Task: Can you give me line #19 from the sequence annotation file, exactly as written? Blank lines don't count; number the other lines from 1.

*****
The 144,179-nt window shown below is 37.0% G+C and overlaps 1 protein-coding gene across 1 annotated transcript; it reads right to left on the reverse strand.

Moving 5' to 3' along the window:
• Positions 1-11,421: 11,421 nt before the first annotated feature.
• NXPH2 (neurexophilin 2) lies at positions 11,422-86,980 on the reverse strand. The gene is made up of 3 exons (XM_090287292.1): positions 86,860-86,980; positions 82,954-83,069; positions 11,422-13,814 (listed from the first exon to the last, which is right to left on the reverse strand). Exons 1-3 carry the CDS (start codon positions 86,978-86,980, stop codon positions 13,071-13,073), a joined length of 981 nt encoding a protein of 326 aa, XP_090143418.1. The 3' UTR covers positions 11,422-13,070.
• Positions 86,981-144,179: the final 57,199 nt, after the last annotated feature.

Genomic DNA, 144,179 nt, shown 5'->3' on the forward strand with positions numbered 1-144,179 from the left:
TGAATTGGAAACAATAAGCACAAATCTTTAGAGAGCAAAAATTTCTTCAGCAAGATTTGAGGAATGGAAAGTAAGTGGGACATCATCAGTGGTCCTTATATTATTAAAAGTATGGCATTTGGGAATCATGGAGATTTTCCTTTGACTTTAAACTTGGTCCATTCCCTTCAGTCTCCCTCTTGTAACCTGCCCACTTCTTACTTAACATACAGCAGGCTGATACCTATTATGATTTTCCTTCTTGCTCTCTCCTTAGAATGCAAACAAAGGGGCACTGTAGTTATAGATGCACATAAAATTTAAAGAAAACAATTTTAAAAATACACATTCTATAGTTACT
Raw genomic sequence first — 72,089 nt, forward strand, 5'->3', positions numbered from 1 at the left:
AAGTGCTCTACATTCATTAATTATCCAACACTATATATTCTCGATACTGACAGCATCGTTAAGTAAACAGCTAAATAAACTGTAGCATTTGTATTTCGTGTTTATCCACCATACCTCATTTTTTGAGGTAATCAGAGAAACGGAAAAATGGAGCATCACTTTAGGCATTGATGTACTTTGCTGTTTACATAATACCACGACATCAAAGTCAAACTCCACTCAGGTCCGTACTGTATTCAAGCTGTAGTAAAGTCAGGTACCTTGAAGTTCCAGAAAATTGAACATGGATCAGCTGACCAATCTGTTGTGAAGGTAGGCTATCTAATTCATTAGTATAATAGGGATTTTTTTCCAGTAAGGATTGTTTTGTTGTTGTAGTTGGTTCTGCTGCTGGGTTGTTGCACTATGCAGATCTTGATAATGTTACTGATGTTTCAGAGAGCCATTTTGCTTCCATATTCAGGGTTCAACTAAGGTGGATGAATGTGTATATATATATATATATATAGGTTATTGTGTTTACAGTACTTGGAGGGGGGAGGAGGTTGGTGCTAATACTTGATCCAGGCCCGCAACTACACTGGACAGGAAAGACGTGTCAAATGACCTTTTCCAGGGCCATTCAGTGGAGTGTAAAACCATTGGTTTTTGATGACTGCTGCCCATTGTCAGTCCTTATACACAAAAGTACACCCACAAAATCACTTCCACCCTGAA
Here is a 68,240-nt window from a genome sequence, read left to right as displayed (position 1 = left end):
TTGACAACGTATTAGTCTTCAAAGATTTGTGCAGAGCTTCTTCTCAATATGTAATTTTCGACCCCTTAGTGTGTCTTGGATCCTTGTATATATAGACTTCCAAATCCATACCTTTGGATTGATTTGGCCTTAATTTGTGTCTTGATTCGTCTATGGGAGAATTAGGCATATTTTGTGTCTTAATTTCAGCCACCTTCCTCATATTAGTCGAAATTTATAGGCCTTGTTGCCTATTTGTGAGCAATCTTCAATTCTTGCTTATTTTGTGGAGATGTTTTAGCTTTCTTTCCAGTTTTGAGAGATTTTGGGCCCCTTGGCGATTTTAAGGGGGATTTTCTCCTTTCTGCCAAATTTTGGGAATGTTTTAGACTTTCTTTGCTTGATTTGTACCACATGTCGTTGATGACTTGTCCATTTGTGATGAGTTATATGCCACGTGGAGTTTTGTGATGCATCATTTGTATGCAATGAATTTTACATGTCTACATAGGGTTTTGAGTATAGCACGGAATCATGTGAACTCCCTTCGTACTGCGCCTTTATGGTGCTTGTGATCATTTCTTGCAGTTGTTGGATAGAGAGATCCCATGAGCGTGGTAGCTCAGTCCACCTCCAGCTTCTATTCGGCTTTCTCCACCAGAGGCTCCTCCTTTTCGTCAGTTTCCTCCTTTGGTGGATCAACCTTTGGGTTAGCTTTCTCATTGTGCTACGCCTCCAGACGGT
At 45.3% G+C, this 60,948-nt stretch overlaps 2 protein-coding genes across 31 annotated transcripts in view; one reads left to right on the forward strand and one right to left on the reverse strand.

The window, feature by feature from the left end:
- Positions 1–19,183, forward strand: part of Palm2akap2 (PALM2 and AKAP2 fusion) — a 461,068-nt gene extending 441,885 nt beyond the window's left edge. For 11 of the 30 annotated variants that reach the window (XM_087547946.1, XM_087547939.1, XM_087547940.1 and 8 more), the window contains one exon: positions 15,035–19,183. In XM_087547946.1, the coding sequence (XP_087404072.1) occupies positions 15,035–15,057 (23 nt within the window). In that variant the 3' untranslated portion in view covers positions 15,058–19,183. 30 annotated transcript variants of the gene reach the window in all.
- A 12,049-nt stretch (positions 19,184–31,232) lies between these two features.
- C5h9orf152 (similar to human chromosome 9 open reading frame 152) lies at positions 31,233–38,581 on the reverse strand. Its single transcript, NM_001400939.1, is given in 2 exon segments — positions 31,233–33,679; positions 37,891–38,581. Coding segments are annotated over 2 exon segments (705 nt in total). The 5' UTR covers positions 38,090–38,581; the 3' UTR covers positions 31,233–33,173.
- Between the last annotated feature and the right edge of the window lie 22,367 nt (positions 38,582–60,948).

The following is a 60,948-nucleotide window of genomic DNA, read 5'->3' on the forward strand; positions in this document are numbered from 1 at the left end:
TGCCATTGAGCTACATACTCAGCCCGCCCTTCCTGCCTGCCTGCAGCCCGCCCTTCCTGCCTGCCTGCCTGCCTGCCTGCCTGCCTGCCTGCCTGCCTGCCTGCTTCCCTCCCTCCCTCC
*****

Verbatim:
TGCCATTGAGCTACATACTCAGCCCGCCCTTCCTGCCTGCCTGCAGCCCGCCCTTCCTGCCTGCCTGCCTGCCTGCCTGCCTGCCTGCCTGCCTGCCTGCCTGCTTCCCTCCCTCCCTCC